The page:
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  1. 26 Mar '07 19:07
    I've been wanting to see a discussion on clock/time management in standard tourney time settings. For example, I play in a tournament once a month with 40/80 and 15/30 repeating time controls and still find myself under time pressure 90% of the time. This past Saturday, in game 1 I made my 40th move with 14 seconds left and went on to win in another 10 moves. In game 3, I ran out of time on my 33rd move but I spent a lot of time in the last couple of moves defending a terrible lost position.

    Do any of you have tried and true tips and strategies for managing time in OTB games - specifically in tournament settings and non-blitz games?
  2. Standard member bannedplayer306509
    Best Loser
    26 Mar '07 19:18
    Originally posted by 93confirmed
    I've been wanting to see a discussion on clock/time management in standard tourney time settings. For example, I play in a tournament once a month with 40/80 and 15/30 repeating time controls and still find myself under time pressure 90% of the time. This past Saturday, in game 1 I made my 40th move with 14 seconds left and went on to win in another 10 ...[text shortened]... egies for managing time in OTB games - specifically in tournament settings and non-blitz games?
    I tend to only play correspondence chess and full time controls.
    In full time controls (2 hours for 40 moves), a good rule of thumb is to start pushing yourself after 3 minutes of thinking. If you don't need it don't take it.
  3. 26 Mar '07 19:23
    problem: you are damn slow.
    solution: start playing 1min bullet. play 1000 bullet games daily. this will sharpen your tactical vision + make you damn fast.

    and thats damn fast. damn.
  4. Standard member bannedplayer306509
    Best Loser
    26 Mar '07 19:26
    Originally posted by Jusuh
    problem: you are damn slow.
    solution: start playing 1min bullet. play 1000 bullet games daily. this will sharpen your tactical vision + make you damn fast.

    and thats damn fast. damn.
    I don't know if I agree with that. Blitz and bullet chess is a lot different than 'real' chess. Blunders shouldn't have to decide games to speed someone up.
  5. Standard member Ramned
    The Rams
    26 Mar '07 19:28
    Originally posted by Jusuh
    problem: you are damn slow.
    solution: start playing 1min bullet. play 1000 bullet games daily. this will sharpen your tactical vision + make you damn fast.

    and thats damn fast. damn.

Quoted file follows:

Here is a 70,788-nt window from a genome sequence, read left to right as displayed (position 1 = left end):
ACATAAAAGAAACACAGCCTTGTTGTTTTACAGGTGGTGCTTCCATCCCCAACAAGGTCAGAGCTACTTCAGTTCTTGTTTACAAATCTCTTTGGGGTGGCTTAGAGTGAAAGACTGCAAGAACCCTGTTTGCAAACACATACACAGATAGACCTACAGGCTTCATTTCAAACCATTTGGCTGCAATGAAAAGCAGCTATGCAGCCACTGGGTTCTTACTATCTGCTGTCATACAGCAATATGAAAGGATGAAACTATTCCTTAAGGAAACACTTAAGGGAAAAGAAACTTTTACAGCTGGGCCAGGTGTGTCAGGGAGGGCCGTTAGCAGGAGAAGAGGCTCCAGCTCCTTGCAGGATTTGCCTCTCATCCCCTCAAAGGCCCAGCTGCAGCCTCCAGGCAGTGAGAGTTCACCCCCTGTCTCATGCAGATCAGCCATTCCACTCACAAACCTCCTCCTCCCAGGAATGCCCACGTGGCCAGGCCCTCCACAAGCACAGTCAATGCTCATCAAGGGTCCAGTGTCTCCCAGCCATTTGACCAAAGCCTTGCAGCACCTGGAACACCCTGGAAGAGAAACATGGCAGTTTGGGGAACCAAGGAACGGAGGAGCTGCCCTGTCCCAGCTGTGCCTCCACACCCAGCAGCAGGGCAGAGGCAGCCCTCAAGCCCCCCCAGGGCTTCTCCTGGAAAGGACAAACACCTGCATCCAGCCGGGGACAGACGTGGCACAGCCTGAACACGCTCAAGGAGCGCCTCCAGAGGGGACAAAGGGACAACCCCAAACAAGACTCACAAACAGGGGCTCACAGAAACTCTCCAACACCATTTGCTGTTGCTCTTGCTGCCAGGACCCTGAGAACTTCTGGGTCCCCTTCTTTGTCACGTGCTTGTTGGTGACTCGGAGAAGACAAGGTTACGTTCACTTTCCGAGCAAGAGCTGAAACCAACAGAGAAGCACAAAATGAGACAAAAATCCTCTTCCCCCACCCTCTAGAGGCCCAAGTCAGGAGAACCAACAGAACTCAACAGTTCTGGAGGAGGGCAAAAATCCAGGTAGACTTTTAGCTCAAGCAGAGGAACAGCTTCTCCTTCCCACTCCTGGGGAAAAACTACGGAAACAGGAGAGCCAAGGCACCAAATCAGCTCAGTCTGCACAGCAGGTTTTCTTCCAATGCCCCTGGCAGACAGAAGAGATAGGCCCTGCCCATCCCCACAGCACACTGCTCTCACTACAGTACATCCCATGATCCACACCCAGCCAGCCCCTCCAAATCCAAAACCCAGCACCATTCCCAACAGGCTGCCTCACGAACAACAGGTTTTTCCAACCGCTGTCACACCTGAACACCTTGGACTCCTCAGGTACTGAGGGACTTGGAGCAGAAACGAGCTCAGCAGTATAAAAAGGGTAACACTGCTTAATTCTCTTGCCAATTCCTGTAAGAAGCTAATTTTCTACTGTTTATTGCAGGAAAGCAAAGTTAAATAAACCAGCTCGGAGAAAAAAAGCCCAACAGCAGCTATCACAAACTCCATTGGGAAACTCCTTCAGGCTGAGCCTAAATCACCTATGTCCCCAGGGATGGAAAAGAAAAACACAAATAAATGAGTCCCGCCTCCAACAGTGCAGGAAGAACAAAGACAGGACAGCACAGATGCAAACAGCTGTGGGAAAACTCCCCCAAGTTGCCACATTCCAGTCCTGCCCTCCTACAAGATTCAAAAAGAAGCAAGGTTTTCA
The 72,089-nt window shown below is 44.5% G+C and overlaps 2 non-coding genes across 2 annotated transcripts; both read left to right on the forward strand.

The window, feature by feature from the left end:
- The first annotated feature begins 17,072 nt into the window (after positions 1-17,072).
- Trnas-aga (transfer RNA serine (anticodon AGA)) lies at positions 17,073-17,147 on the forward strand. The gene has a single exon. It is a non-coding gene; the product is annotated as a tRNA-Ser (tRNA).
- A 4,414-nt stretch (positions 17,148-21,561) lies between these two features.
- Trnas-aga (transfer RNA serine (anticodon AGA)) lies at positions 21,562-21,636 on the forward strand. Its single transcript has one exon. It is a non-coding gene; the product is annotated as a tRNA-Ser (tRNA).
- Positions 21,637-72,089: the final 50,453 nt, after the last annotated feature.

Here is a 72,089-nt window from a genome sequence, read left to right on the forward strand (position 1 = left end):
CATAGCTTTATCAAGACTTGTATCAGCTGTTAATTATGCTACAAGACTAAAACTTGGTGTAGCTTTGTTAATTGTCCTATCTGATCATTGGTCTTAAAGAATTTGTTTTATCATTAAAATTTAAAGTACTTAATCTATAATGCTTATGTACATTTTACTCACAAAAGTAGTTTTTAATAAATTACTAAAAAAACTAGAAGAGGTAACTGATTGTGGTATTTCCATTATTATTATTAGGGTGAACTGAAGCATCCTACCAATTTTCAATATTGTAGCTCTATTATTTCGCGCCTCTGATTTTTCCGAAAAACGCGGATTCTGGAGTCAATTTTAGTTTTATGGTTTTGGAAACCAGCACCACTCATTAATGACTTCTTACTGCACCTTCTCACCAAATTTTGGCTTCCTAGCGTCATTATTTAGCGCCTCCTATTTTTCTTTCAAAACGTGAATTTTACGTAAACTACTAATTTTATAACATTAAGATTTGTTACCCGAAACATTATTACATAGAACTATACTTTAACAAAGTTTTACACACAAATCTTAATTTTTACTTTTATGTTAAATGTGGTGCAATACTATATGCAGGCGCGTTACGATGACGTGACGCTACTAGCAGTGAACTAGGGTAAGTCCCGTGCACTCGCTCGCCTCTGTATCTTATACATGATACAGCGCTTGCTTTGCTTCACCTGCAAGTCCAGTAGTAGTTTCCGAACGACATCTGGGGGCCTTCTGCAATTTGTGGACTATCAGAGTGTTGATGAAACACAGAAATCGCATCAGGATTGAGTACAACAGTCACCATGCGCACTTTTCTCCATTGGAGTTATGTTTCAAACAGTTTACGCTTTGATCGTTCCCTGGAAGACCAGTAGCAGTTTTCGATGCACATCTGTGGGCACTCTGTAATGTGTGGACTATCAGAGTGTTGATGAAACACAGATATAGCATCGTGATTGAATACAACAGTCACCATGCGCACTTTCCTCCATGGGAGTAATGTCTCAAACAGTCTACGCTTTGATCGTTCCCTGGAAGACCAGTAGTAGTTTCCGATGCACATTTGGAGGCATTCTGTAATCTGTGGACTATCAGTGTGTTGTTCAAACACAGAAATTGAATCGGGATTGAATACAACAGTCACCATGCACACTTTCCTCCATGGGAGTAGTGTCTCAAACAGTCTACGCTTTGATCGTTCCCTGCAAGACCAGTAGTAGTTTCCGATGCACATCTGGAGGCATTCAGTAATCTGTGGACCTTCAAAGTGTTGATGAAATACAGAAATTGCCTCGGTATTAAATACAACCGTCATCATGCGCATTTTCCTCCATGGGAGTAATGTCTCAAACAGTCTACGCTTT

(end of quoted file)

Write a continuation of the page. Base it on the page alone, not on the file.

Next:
Do NOT play Bullet. DO NOT, DO NOT, DO NOT!

    It will make you play too fast if you make a habit of playing it. So if you do, do NOT play a lot - esp. 1,000 daily lol.

    Play blitz - 15 min. That'll help some. 5, 10 or 15 min. But bullet is like playin' the lottery.
  6. 26 Mar '07 19:30
    See http://chess.about.com/cs/reference/g/bldeftmp.htm
  7. 26 Mar '07 20:02
    Originally posted by 93confirmed
    I've been wanting to see a discussion on clock/time management in standard tourney time settings. For example, I play in a tournament once a month with 40/80 and 15/30 repeating time controls and still find myself under time pressure 90% of the time. This past Saturday, in game 1 I made my 40th move with 14 seconds left and went on to win in another 10 ...[text shortened]... egies for managing time in OTB games - specifically in tournament settings and non-blitz games?
    I think you must try to look at the positions where you were thinking so long. What was the reason? Too long calculation? Problems finding a plan? Variation problems? Remember that the clock is a part of the game, so if your opponent can find equally strong moves as yours but on lesser time, he is better. "Clock management" is IMHO much a matter of becoming a stronger player. However, when you are still an amateur you still lack some aspects of the basics which sometimes drains your time unproportionally.

    Each player has their own specific problems which need specific solutions, so you must find the answer in your own games. Playing blitz can also get you bad habits, and even *if* it was the best way to practice tactics, it might not be what you need. Take it to the bottom, why you were thinking so much on a specific move (I hope you already take note of your time at each move).